In 2007 the Yorkshire Dales National Park Authority (YDNPA) asked the Ingleborough Archaeology Group (IAG) to undertake a 'mitigation programme' for the archaeological remains of 'building n6' (one of the structures within the Ribblehead Construction Camp). The aims and objectives of the mitigation programme were to:
- remove existing rubble within the stone spread to reveal the structure’s external form,
- expose any external wall lines and internal features,
- provide a detailed record of the structure,
- attempt an interpretation of the structure and to suggest its original functions,
- backfill on completion and leave in a secure manner with wall lines exposed.
This 'destructive' intervention was deemed necessary because a Monuments At Risk Survey in 2005 found evidence that the site (which lies within a Scheduled Ancient Monument) had been illegally disturbed.
The excavation took place between Monday 28th May and Thursday 31th May, 2007 and it yielded a significant number of finds, most notably:
- 116 items of metalwork including
- 106 nails,
- a ferrous metal window stay,
- a ferrous metal knife with a bone handle (interpreted as a kitchen-type knife),
- an 88mm by 40mm hammer wedge,
- a severely corroded small coal shovel with handle, and
- two wrought-iron hoops (one from a wooden barrel, the other from either a small barrel or a wooden bucket).
- 113 ceramic items, including
- part of china saucer with a ‘Chinoiserie’ pattern,
- part of a straight-sided jug made of white earthenware,
- part of a large bowl-like vessel composed of beige slip on a red fabric,
- a complete brown stoneware glazed inkwell, and
- fragments of earthenware bottles and jars.
- 51 glass items, including
- large quantities of thin, clear window glass,
- an almost complete, two-piece machine-moulded, clear glass phial,
- part of a machine-made sugar bowl, and
- various fragments of bottle glass.
- 129 bones / bone fragments, including
- Sheep or goat (20)
- Cow (15)
- Pig (16)
- Deer (1)
- Cat (4)
- 4 fragments of clay pipe, and
- 24 other items.
The excavation also uncovered two stacks of bricks inside the building:
- "In the north-west corner of the building there was a neat, though slightly collapsed, pile of ordinary red brick, laid alternately as headers and stretchers."
- "In the south-west corner there was a single row of similar brick laid as stretchers parallel to the west gable wall."
After the excavation and recording work had been completed, the site was backfilled by hand. "The project brief required the backfill to be levelled off leaving a 'stable, interpretable structure' with 'small sections of wall' left exposed for the long-term."
The three photo-montages below include a small selection of the digital photographs taken during the excavation process.
(Tip: To view larger versions, click / tap on the thumbnails.)
The interpretation: Part 1 - Form
The building was broadly oblong in plan.
The rear (north) wall was the sturdiest, while the front (south) wall "was footed on very small stone; and the two gable walls were of poor quality build, especially at the southern ends. It is believed, therefore, that the building had a monopitch roof: the gable walls were too narrow to have supported a wall reaching to full ridge height." The team concluded that the roof probably sloped downwards from rear to front, perhaps to reduce the impact of the prevailing south-westerly winds.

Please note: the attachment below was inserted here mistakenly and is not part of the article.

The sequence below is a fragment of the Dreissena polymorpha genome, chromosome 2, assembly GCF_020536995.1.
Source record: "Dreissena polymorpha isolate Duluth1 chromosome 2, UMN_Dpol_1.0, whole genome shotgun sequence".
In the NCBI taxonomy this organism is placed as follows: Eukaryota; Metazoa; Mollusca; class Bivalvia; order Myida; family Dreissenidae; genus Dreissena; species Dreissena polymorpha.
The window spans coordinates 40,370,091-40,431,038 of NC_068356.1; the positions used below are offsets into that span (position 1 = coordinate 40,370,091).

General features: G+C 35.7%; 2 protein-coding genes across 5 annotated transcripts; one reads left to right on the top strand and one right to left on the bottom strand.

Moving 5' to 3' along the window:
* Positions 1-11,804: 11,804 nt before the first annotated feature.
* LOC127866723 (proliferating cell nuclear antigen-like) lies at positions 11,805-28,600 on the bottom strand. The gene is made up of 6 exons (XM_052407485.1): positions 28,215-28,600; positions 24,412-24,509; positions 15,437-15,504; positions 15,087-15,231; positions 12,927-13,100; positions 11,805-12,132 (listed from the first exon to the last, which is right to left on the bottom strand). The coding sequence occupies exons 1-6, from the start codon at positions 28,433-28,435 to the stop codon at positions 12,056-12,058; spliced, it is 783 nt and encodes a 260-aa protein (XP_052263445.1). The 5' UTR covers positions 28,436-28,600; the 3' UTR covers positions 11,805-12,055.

The front wall included a wide doorway and a glazed window.
The interior floor was covered with stone and "a small sump drain . . . capped with a cast-iron grid cover measuring 220mm by 220mm" was set into the floor just inside the doorway. "The sump drained out of the doonway beneath the wooden threshold. . . . The eastern section of flooring differed markedly from the western, though it was all composed of limestone blocks of uneven and varying sizes. For almost 2.50m from the east gable wall, extending from the rear to the front wall, all the stone blocks had been inserted vertically with their long edge forming the floor surface. To even this off, crevices between individual blocks had been packed with lime mortar and the entire surface had been similarly coated with lime mortar. It is known that such treatment limits rising damp within buildings. The remaining 6.60m of floor, again extending for the full depth of the building, had a floor composed of limestone blocks laid horizontally to give a more or less even surface. Between larger blocks small pieces of stone had been packed in to seal the gaps. Approximately 2.20m to 2.80m from the west gable, extending for almost 3m from the rear wall, there was a possible patterning of the flooring blocks."
"Set into the rear (north) wall was what proved to be the building's most perplexing feature. A sturdy cast-iron ring, pivoted on the end of a long cast-iron bar, had been built into the wall during its construction 4.12m from the western end of that wall, and 190mm from the floor. The bar extended right through the rear wall, was then braced by a vertically-set wooden batten laid against the wall's exterior face, and then extended into the natural banking behind the building. How far it extended could not be determined. The bar had a thickness of 30mm as did the fixed ring at the end which had an internal bore of 40mm. Threaded onto this fixed ring was the free-swinging ring, also with a diameter of 30mm but with an internal bore diameter of 100mm. It was clearly meant to restrain or secure something either very valuable or very substantial in size and/or weight."